Australians have been hoarding cash, particularly through the first year of Covid-19, despite forecasts that we will be a 98% cashless society by 2024. Even if this prediction from global payments giant FIS comes to pass, some 540,000 Australians will still prefer to use cash.
You may recall a flurry of news stories on this topic in March. The research commented on the effect of a de facto ban on cash during the first year of Covid-19. Even now, merchants are discouraging the use of cash at point of sale.
The topic was prompted when Professor Steve Worthington of Swinburne University’s business school sent me an article he prepared for the ANZ Bank publication, Blue Notes. The topic was ‘Can cash survive the digital tide?’
Prof Worthington says the key issue with the domination of electronic transactions is that it excludes people who either rely on cash or prefer to use it. He argues that physical cash should be classified as an essential service (designated as a Public Good).
It may not surprise to learn that Australia’s high cash users are likely to be older people, have lower household incomes, live in regional areas and are less likely to have access to the Internet.
As you’d know, banks offer their customers internet banking, but you need a secure internet link to do so.
The Australian Bureau of Statistics (ABS) estimates that two million Australians do not have access to the Internet. Many Australians use public internet, most commonly at public libraries – not the most secure method of conducting Internet banking.
Prof Worthington notes that there is now more cash in Australia than ever before, with record growth in 2020. But it is not showing up in the Reserve Bank of Australia’s statistics as being circulated.
A cash payments study by the RBA in June last year confirmed that Australian consumers were continuing to switch to electronic payment methods in preference to cash. The share of in-person cash payments was still substantial; at 32% by number and 19% by value in 2019, down from 43% and 30% respectively in 2016. But generally, we have taken to tapping and going.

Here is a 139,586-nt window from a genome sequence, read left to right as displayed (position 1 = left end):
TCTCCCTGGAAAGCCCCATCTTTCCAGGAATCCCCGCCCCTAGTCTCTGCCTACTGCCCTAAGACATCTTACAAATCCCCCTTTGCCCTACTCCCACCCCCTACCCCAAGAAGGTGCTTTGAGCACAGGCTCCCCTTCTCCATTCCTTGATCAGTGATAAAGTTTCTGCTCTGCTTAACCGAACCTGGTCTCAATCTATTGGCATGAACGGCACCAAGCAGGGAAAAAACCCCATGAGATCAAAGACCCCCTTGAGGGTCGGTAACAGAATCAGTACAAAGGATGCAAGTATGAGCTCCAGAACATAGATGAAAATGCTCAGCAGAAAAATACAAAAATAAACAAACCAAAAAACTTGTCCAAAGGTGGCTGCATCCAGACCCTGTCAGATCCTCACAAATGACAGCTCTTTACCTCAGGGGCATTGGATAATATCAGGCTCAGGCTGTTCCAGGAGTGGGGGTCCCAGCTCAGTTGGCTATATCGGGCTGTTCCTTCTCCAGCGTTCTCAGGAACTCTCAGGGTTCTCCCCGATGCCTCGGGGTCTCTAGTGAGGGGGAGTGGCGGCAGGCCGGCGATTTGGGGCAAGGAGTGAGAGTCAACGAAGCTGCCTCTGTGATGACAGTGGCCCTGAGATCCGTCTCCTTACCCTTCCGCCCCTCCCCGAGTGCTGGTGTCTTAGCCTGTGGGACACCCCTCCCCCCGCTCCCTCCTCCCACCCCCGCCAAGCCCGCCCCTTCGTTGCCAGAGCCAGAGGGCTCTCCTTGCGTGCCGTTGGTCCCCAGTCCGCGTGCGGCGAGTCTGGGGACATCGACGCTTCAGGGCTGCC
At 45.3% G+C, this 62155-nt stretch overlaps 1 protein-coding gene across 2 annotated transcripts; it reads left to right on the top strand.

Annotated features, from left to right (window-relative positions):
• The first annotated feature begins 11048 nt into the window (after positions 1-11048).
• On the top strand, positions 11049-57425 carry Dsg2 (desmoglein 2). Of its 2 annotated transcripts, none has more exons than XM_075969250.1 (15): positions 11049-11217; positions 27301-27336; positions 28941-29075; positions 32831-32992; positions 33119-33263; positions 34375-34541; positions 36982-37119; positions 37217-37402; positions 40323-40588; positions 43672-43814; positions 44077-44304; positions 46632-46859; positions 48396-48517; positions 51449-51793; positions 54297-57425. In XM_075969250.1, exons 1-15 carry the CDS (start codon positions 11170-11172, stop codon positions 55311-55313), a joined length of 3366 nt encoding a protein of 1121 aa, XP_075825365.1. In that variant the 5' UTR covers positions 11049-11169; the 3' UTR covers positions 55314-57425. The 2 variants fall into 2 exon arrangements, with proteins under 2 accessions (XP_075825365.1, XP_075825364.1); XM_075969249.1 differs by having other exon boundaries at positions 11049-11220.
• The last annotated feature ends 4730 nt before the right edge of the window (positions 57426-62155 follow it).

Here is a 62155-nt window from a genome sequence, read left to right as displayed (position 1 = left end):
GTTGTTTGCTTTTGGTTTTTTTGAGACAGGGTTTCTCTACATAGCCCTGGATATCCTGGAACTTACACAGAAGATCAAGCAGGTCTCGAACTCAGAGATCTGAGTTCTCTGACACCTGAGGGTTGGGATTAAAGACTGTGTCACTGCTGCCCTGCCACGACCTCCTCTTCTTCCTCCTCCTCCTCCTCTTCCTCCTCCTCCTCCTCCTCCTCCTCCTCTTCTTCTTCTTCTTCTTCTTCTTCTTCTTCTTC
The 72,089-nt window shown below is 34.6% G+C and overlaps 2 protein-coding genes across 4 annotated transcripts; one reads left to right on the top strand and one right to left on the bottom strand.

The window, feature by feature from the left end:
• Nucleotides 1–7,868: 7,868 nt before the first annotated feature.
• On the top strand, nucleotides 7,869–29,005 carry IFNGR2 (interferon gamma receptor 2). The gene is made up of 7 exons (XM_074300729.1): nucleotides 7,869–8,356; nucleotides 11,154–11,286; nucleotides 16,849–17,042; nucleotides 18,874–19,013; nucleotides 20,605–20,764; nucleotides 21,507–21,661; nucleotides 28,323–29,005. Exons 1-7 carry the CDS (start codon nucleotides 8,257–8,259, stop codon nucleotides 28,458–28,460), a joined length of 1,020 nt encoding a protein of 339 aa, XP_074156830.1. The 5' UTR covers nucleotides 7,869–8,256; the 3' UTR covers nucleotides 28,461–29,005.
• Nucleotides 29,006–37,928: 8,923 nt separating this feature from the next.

Meanwhile, the RBA is mystified by the rising demand for cash, which does not show up in circulation data. Cash (notes issued in excess of those returned), soared 17% during 2020. The average in the decade prior was 5% a year. The Reserve Bank went to its contingency fund twice during 2020, such was the demand for $50 and $100 notes. There are now 36 $50 notes and 16 $100 notes in circulation for every person in the country.
(“Where are mine?” – She Who Keeps Coins in a Tin for Christmas).
Tabloid newspapers and current affairs programmes go to the ‘stashed under the mattress’ cliche when reporting on this curious social trend. Given the meagre returns available on term deposits and the comparatively low cost of domestic safes, it is fair to assume some people have a stash of cash at home.
There could be many reasons for this apart from convenience; like hiding one’s income from the tax office, Centrelink or the ex.
I’m from the pounds shillings and pence era when shops would not cash a cheque unless they had previously done business with the person presenting it. Cash was definitely King then.
My Dad used to call hard currency ‘filthy lucre’ and while he took cash over the counter in the bakery shop, he always washed his hands before handling food. The term ‘filthy lucre’ does not mean that banknotes are dirty – it’s a biblical reference to ill-gotten gains. But I digress.